I remembered the corporal kicking with his nailed boot to get me up; and this was true, for next day my right side was dark and lacerated, and a damaged rib made each breath stab me sharply. I remembered smiling idly at him, for a delicious warmth, probably sexual, was swelling through me: and then that he flung up his arm and hacked with the full length of his whip into my groin. This doubled me half-over, screaming, or, rather, trying impotently to scream, only shuddering through my open mouth. One giggled with amusement. A voice cried, 'Shame, you've killed him'. Another slash followed. A roaring, and my eyes went black: while within me the core of Me seemed to heave slowly up through the rending nerves, expelled from its body by this last indescribable pang.

By the bruises perhaps they beat me further: but I next knew that I was being dragged about by two men, each disputing over a leg as though to split me apart: while a third man rode me astride. It was momently better than more flogging. Then Nahi called. They splashed water in my face, wiped off some of the filth, and lifted me between them, retching and sobbing for mercy, to where he lay: but he now rejected me in haste, as a thing too torn and bloody for his bed, blaming their excess of zeal which had spoilt me: whereas no doubt they had laid into me much as usual, and the fault rested mainly upon my indoor skin, which gave way more than an Arab's.

So the crestfallen corporal, as the youngest and best-looking of the guard, had to stay behind, while the others carried me down the narrow stair into the street. The coolness of the night on my burning flesh, and the unmoved shining of the stars after the horror of the past hour, made me cry again. The soldiers, now free to speak, warned me that men must suffer their officers' wishes or pay for it, as I had just done, with greater suffering.

They took me over an open space, deserted and dark, and behind the Government house to a lean-to wooden room, in which were many dusty quilts. An Armenian dresser appeared, to wash and bandage me in sleepy haste. Then all went away, the last soldier delaying by my side a moment to whisper in his Druse accent that the door into the next room was not locked.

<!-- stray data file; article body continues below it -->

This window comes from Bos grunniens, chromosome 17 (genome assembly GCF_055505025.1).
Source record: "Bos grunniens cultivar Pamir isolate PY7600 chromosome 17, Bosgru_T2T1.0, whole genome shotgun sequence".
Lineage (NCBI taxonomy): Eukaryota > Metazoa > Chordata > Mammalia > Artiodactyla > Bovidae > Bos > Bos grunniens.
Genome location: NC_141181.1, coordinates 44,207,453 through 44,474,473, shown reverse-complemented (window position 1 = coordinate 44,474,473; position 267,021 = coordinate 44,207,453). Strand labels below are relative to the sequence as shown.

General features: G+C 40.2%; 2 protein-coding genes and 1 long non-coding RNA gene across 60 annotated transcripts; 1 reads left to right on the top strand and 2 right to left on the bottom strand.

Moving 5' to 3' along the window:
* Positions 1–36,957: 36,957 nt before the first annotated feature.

1. good lord, his life as so tragic heroic at the same time.

  2. Just unbelievable. T.E.Lawrence so documented the cold,hard War in Arabia. To those that relished the movie "Lawrence Of Arabia",please look up the famous writers that were there, and covered the events.

  3. If you read "Lawrence In Arabia" you learn that T.E. Lawrence was most certainly not entirely truthful in this recounting in Seven Pillars. He told the story 4 times, and each time the recounting was quite inconsistent.

    To his companions Faris and Halim Lawrence says, "I told them a merry tale of bribery and trickery, which they promised to keep to themselves, laughing aloud at the simplicity of the Turks." Once wonders, did they not notice his injuries, mere hours after the torture and his "swollen wrists"?

    In a letter to Charlotte Shaw about the episode he all but admits he was raped.

    In the Seven Pillars account, which states, "while two more twisted my wrists till they cracked," and how he was flogged scores or hundreds of times for hours, yet managed to climb out a window and walk away? Flogging, even several times often leaves someone unable to walk. It's so traumatic that it's is prohibited under international law as cruel and inhuman punishment. Yet, Lawrence then says, he was able to climb out a window -- with broken wrists -- and walk away (as explained in the paragraphs just after the above excerpt).